The thing about competing with Lethal Company is that you aren't making a game where people are going "I wish I could play more games like this." Instead, you're going to have to try and find a way to make the people who are already playing it to play your game instead or you're going to have to find a way to make people who aren't already playing Lethal Company start playing your game. This only gets more difficult once you start factoring in the fact that it's a predominantly multiplayer title. Yes, there is solo play, but a huge part of why this got as big as it is as fast as it did is because of the social aspect of it.

    So now you've got the problem where not only are attempts to draw from this trend chasing, but there's no telling what the lifespan of Lethal Company is going to be.
     
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  14. mgear

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    yup!

    although from personal experience,
    i'm still waiting for a proper Vampire Survivors multiplayer clone.
    Have tested many of those, but there's always something that is "just wrong/broken/bad playabilty"..

    so i can imagine being a potential customer for better clones,
    even for Lethal Company (although haven't played it yet).

    *Dissonance-plugin is going to have a good time in asset store these days, has ready to use proximity voice chat : )
     
  15. Murgilod

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    This is also a trap, but one people rarely think about.

    When people play games, it's not just a mechanical connection they have to them. Do you remember the distant past of around 2010? Back then, every MMO that was coming out was being presented as the "World of Warcraft Killer," either through their own marketing or through the press. These games often offered dramatic improvements over WoW, from the ways they presented their narratives, to the gameplay itself, to the character customization, to the worlds you'd be exploring, all sorts of ways.

    But the thing is, they never really managed to peel away more than a fraction of WoW's userbase and that's because those people had an emotional attachment to the game. They didn't want a "better MMO" or an MMO with different/more features or anything like that enough to get over that emotional attachment. Now, I'm using WoW as an exaggerated example here because it's easier to see these connections, but these things do have analogues in things like Vampire Survivors as well. It's why one of the most popular Vampire Survivors clones is HoloCure.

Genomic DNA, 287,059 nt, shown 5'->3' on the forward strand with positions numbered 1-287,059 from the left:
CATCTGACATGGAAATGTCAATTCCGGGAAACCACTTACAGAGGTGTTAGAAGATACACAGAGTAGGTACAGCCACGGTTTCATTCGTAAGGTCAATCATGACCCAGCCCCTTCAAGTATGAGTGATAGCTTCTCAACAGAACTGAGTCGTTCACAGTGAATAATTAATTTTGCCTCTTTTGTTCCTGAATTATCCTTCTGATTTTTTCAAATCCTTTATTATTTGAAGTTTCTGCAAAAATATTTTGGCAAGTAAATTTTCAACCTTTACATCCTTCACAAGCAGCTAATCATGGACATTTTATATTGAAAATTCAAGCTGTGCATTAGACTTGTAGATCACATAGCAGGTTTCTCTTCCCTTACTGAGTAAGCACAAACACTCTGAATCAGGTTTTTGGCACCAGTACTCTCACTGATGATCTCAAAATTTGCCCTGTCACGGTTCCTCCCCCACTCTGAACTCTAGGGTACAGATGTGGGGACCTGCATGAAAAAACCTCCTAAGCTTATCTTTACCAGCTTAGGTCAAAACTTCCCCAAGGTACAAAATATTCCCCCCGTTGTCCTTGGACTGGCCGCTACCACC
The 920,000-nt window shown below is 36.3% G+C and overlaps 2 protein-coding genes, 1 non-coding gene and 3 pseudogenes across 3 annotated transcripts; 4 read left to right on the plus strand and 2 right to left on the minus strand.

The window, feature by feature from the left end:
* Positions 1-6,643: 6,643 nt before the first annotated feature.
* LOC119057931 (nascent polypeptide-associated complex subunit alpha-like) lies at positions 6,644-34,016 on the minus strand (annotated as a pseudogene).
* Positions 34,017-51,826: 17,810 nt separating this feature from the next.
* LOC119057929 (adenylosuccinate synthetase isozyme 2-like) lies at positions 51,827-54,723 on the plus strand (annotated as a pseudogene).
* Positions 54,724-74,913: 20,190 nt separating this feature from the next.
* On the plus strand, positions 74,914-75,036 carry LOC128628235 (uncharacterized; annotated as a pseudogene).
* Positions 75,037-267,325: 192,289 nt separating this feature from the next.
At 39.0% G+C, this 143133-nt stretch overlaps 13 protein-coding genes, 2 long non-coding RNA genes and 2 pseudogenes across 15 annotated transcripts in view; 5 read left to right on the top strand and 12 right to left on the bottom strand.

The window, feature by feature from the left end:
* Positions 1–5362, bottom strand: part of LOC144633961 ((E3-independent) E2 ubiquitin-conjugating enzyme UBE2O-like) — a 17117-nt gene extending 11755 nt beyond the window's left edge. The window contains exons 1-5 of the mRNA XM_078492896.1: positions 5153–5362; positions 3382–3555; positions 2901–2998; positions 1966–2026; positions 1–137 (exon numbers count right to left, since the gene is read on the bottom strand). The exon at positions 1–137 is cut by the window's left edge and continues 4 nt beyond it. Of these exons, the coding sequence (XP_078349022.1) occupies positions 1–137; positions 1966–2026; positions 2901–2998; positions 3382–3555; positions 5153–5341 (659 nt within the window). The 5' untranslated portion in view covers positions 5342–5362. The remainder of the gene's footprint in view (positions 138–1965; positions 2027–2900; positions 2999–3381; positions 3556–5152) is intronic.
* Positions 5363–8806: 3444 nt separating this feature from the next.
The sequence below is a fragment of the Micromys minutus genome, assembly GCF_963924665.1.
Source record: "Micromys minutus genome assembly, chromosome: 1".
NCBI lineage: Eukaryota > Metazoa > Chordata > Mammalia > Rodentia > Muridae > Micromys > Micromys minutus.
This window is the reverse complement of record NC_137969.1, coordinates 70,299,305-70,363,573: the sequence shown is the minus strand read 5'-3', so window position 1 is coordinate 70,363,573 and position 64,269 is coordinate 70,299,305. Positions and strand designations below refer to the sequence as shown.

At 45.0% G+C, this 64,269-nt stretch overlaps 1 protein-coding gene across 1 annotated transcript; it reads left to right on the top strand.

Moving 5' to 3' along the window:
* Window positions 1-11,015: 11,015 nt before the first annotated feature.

Why HoloCure? Well, we're back to that whole emotional connection thing, only in this case it's more born out of an external emotional connection. I'm not going to get into a big deep explanation of vtubers or anything here, but a Vampire Survivors clone where you're just playing as characters you're already familiar with, usually on a somewhat different level because they're streamers? That's going to be a better sell that basically any feature change. If you completely removed all the vtuber elements from HoloCure, you'd have a fantastic Vampire Survivors clone, even one I'd say is better than Vampire Survivors itself!

    And nobody would give a S***.

    If you want to supplant an existing game, you don't need to just be a better game. You need to be so much better that you can break those emotional bonds. Even a weak emotional bond will be a tough thing to break. Sometimes this is even more tricky because those emotional bonds are things like the experiences you had with the community surrounding a game. In a singleplayer title, this is almost entirely extrinsic. Maybe it's not even the community, but nostalgia. Nostalgia doesn't have to be some far away thing, you can be nostalgic for something that only happened a few months ago. You're fighting against that as well.